Qualcomm's Halo wireless EV charging is ready for prime-time

Picture this: you get up in the morning, have you coffee, grab your keys, and head to the garage. After slipping behind the wheel of your brand new electric vehicle, you hit the 'power' button and...nothing happens. Confused, you stab the button again, only to be greeted with the same blank screens. It's only then that your eyes trail over to your sideview mirror, where you see the charging cable nestled in its station, instead of connected to your automobile. A momentary oversight the night before now has you taking the bus to work, instead of driving.

While this certainly isn't the biggest issue associated with owning an EV, it's one that Qualcomm is looking to erase through the promotion of its wireless electric vehicle charging (WEVC) technology. Although still in its infancy in terms of consumer adoption, I had the chance to witness a demonstration of Qualcomm's WEVC this past weekend at the Formula E Long Beach ePrix in Long Beach, California.

At its core, WEVC (also called Halo) is quite simple. Qualcomm uses magnetic inductive power transfer between a simple charging pad and a receiver that can be attached to almost any electric vehicle.

The up-to-7.2 kW technology is almost identical in terms of efficiency when compared to a cabled charging system, with efficiency approaching 94 percent. A further advantage: it's possible to bury the charging pad under concrete so that you don't have to look at it at all in your garage, reducing clutter after installation.

If you can't see the Qualcomm WEVC pad then how, exactly, do you align your car to make sure you're locked on to the inductive charge? The system comes with an app that tells drivers how far to reverse or advance the vehicle in order to achieve the most effective positioning over the charging pad, regardless of whether it is buried or not.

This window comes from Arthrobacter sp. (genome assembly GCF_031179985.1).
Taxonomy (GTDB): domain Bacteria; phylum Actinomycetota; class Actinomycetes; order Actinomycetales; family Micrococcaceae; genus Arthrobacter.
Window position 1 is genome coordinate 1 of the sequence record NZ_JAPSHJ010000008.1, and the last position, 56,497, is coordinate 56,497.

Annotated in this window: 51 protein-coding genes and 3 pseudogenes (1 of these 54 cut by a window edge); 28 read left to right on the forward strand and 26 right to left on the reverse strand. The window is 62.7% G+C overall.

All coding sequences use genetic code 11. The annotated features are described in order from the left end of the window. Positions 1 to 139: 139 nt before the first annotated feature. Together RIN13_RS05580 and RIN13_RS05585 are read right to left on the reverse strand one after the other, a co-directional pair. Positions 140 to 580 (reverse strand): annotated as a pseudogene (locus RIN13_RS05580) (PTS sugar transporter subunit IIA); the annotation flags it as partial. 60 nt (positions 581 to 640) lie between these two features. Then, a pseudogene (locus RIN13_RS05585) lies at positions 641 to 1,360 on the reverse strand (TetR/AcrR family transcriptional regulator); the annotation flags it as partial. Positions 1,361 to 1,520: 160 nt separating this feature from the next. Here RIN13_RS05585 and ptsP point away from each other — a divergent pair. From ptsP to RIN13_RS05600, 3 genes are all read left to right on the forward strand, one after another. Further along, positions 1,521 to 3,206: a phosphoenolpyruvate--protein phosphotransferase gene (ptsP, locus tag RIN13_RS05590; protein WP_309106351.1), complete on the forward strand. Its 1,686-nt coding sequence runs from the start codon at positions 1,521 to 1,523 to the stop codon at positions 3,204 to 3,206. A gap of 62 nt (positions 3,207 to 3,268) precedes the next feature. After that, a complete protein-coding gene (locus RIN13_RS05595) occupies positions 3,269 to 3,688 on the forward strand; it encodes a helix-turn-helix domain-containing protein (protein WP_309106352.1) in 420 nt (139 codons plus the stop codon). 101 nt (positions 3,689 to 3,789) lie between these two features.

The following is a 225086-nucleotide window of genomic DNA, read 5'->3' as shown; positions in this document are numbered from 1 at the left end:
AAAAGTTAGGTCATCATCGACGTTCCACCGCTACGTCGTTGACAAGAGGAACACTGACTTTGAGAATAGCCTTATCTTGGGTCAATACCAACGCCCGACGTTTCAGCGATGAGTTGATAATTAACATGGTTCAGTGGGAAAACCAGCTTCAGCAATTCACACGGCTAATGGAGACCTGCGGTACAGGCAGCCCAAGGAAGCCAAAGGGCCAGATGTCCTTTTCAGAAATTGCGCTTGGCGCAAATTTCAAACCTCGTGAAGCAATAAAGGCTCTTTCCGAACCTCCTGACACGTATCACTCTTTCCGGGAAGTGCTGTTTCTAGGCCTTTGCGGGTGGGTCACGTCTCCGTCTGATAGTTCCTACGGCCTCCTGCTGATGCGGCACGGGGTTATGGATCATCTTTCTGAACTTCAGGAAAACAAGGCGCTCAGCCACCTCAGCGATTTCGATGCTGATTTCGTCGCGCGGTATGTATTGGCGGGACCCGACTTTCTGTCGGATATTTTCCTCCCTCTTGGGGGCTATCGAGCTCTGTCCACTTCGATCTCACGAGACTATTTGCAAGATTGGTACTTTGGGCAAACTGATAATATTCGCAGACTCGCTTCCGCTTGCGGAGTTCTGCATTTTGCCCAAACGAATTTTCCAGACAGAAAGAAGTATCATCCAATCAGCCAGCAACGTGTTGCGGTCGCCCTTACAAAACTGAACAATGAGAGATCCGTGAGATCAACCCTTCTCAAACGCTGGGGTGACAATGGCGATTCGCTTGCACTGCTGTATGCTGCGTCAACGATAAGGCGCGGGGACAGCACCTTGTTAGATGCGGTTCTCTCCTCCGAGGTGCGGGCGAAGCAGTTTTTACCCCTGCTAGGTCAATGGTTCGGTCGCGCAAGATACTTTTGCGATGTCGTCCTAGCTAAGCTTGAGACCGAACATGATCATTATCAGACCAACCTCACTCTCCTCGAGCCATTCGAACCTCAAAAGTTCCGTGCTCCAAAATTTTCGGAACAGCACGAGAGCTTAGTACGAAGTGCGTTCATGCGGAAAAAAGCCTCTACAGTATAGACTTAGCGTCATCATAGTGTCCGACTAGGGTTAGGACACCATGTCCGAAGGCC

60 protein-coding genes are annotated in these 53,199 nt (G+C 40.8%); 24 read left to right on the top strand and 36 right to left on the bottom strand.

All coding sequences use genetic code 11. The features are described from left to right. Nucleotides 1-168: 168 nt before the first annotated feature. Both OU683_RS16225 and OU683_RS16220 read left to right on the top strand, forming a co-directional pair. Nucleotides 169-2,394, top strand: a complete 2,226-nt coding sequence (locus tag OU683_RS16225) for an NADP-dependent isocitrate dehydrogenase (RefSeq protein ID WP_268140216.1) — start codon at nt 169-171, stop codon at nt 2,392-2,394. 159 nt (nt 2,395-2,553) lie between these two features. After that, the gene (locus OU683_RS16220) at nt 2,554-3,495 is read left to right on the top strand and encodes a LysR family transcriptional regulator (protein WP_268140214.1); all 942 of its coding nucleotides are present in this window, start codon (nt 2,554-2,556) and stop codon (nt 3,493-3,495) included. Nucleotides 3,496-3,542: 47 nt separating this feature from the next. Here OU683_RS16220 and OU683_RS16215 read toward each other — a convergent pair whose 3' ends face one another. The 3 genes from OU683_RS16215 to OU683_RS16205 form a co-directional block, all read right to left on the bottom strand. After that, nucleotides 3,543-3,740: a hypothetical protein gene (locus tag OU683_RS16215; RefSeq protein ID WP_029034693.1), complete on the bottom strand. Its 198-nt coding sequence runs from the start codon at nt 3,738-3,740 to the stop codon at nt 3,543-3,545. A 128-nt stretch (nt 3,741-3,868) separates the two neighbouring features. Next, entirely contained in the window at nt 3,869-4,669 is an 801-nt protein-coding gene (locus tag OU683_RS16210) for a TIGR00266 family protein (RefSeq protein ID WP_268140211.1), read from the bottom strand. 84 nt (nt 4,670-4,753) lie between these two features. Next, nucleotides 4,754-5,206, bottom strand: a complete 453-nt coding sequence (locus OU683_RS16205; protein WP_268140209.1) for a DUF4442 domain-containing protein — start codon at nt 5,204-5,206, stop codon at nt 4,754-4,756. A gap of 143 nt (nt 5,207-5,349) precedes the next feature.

Of course, at the racetrack the utility of WEVC extends far beyond not having to plug in at night. Each of the safety cars used by Formula E – both the primary fleet of BMW i8s as well as the BMW i3s that are used to transport medical staff – are stationed at key points around a given street course to reduce response times. By using the Halo system, the batteries of these EVs can be kept topped up at all times, without the need to get out of the car and disconnect a cable before dealing with an on-track emergency.

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Qualcomm is looking past stationary charging to a future where its Halo system could be embedded directly in a roadway, allowing EVs to charge even while driving. Currently, the company has also been deploying a 20 kW charging system used in charging the Drayson B12/69 electric race car, proving that even advanced charging systems car be supported wirelessly.

We are no doubt still a long way off from every highway topping up the fleet of EVs that cruise down it on a daily basis, but Qualcomm's WEVC technology proves that wireless charging technology is no longer limited to watches, phones, and electric toothbrushes.